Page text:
#ThrowbackThursday: Classic Horror

Happy Long Weekend, everybody who is getting a long weekend like meeeeeee!!!

You’ll have to excuse me if this post barely makes as much sense as I want it to. We had a potluck at work for two women who are retiring and I think I’m going to pass out. I ate so much.

So much.

My blood is, as we speak, congealing into a cheese-like substance and my nipples are meatballs.

Jesus. No, they’re not.

I’m sorry. That barely reached the bar of what I think is good enough to post on this blog, but I’m nearing food-coma levels so meatball nipples are what you get. Welcome to how I blog!!!

canadian yes GIF by CBC

Anyway! It’s #throwbackthursday once again. And typically I would follow the formula most book blogs follow around here and give credit to the person who “created” that formula, but the longer I have this blog, the less interested I am in following any kind of specific post that everyone else is doing. Also, I don’t know who it was. Also also, who even actually created $throwbackthursday, like overall? No one gives them credit!

If following the beaten path sparks joy for you, wonderful! No judgement. But for me, I need to do my own thing and keep it my own thing. So, I’m leaving behind the old #TBT posts and starting anew. Consider today’s #TBT a fresh start for this feature post!

From now on, my #tbt posts are going to highlight a classic horror novel. I mean really classic and really horror. And probably not any of the usual suspects that have popular movies or shows based on them. I’m hoping to go a little deep with these choices. I might even throw in a pulp horror selection every once in a while.

Today’s inaugural post honour goes to….!!!!

drumming the simpsons GIF

🔪We Have Always Lived in the Castle by Shirley Jackson

“I’m going to put death in all their food and watch them die.” 


Originally Published: 1962, Viking Press

Back of the Book: Merricat Blackwood lives on the family estate with her sister Constance and her Uncle Julian.

Not long ago there were seven Blackwoods—until a fatal dose of arsenic found its way into the sugar bowl one terrible night.

Acquitted of the murders, Constance has returned home, where Merricat protects her from the curiosity and hostility of the villagers.

Their days pass in happy isolation until cousin Charles appears. Only Merricat can see the danger, and she must act swiftly to keep Constance from his grasp.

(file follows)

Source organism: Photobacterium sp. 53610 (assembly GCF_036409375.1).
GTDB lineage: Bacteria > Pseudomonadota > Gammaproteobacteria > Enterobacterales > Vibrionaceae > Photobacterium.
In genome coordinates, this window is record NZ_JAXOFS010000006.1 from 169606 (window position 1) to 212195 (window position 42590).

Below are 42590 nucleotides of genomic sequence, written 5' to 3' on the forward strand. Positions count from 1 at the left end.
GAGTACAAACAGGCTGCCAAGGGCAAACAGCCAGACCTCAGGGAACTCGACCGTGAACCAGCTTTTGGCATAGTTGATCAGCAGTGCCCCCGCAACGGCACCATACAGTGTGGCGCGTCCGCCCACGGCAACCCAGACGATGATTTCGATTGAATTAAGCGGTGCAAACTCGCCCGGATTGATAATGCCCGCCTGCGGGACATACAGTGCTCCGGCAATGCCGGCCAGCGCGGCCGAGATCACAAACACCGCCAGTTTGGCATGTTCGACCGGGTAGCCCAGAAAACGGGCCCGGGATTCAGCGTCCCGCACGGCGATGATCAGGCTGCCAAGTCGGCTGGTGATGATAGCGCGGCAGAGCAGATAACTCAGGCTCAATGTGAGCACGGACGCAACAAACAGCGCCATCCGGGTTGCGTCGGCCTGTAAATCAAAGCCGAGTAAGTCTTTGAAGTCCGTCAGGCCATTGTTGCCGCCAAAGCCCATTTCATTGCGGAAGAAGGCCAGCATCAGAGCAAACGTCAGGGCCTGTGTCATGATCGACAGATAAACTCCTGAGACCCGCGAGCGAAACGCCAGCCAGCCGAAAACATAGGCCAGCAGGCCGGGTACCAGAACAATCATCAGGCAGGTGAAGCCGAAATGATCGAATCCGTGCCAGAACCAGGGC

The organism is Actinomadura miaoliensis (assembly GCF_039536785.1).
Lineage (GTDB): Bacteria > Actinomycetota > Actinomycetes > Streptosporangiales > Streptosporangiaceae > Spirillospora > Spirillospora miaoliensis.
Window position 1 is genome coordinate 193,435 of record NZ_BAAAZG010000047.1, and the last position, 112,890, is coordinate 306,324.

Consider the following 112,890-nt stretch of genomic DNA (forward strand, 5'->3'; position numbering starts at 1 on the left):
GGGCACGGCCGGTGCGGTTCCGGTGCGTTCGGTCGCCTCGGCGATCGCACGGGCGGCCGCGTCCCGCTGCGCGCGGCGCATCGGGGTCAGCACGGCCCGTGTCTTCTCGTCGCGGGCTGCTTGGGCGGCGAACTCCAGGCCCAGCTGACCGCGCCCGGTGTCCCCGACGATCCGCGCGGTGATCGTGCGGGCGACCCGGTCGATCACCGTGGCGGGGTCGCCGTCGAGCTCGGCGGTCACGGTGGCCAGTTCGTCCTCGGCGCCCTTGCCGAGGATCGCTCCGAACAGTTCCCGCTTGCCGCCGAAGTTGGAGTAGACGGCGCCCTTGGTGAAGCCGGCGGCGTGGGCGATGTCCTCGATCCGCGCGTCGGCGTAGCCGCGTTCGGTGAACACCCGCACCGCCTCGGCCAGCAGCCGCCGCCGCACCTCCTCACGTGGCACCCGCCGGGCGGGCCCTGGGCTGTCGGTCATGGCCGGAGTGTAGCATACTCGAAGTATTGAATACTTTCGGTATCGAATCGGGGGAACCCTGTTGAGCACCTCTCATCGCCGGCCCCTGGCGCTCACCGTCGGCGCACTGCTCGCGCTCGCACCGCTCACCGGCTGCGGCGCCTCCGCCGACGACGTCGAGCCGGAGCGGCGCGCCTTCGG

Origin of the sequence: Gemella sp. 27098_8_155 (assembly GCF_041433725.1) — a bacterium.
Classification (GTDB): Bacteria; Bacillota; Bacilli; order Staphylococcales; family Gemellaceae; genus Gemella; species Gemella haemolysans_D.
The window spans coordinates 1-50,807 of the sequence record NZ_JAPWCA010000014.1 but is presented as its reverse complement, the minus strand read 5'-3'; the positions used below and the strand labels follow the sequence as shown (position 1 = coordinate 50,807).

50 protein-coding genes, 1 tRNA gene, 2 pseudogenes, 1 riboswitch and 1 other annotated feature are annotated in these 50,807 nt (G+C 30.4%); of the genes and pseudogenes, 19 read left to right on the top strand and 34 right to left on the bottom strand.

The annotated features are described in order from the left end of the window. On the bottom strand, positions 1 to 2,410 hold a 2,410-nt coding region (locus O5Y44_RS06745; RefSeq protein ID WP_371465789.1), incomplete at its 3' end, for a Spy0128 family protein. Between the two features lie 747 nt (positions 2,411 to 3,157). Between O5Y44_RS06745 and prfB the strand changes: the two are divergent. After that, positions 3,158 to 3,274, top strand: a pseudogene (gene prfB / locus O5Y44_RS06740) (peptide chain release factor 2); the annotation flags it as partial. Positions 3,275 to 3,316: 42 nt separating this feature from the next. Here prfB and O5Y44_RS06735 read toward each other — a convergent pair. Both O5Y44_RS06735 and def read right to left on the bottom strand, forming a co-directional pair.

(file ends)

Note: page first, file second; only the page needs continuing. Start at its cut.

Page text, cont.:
“My name is Mary Katherine Blackwood. I am eighteen years old, and I live with my sister Constance. I have often thought that with any luck at all, I could have been born a werewolf, because the two middle fingers on both my hands are the same length, but I have had to be content with what I had. I dislike washing myself, and dogs, and noise. I like my sister Constance, and Richard Plantagenet, and Amanita phalloides, the death-cup mushroom. Everyone else in our family is dead.”

First, let’s be clear that I have not read this novel. But I want to. I think I am drawn to Shirley Jackson novels because the theme of being ostracized due to “otherness” is always so prevalent in her writing. I think most of us experience those feels, as least once in our lives, and in that sense we’re so alike it’s ironic we consider ourselves different.

The small-town, the small-minded villagers who are weary, and downright unwelcoming to those perceived as different, is, from my understanding, at the forefront of We Have Always Lived in the Castle.

In the 2006 Penguin Classics edition of this novel, introduction writer, author Jonathan Lethem, said that the town depicted in this novel is “pretty well recognizable as North Bennington, Vermont, where Jackson and her husband… encountered strong “reflexive anti-Semitism and anti-intellectualism.” Jackson regularly camouflaged North Bennington as the setting of her novels.

Jackson’s biographer, Judy Oppenheimer, has called the novel “a paean to agoraphobia,” with Jackson’s own battle with agoraphobia and anxiety having heavily informed the psychology explored in the themes.

“‘I wonder if I could eat a child if I had the chance.’
‘I doubt if I could cook one,’ said Constance.”

We Have Always Lived in the Castle was named by Time magazine as the one the “Ten Best Novels” in 1962.

In 2018, a movie adaptation was released, starring AHS alum Taissa Farmiga as Merricat.

What is your favourite classic horror novel? Drop it in the comments so I can add it to my TBR and do a #tbt feature!

Stay safe. Be Kind. But, take no shit.

Later, Booknerds ✌️🔪

3 thoughts on “#ThrowbackThursday: Classic Horror

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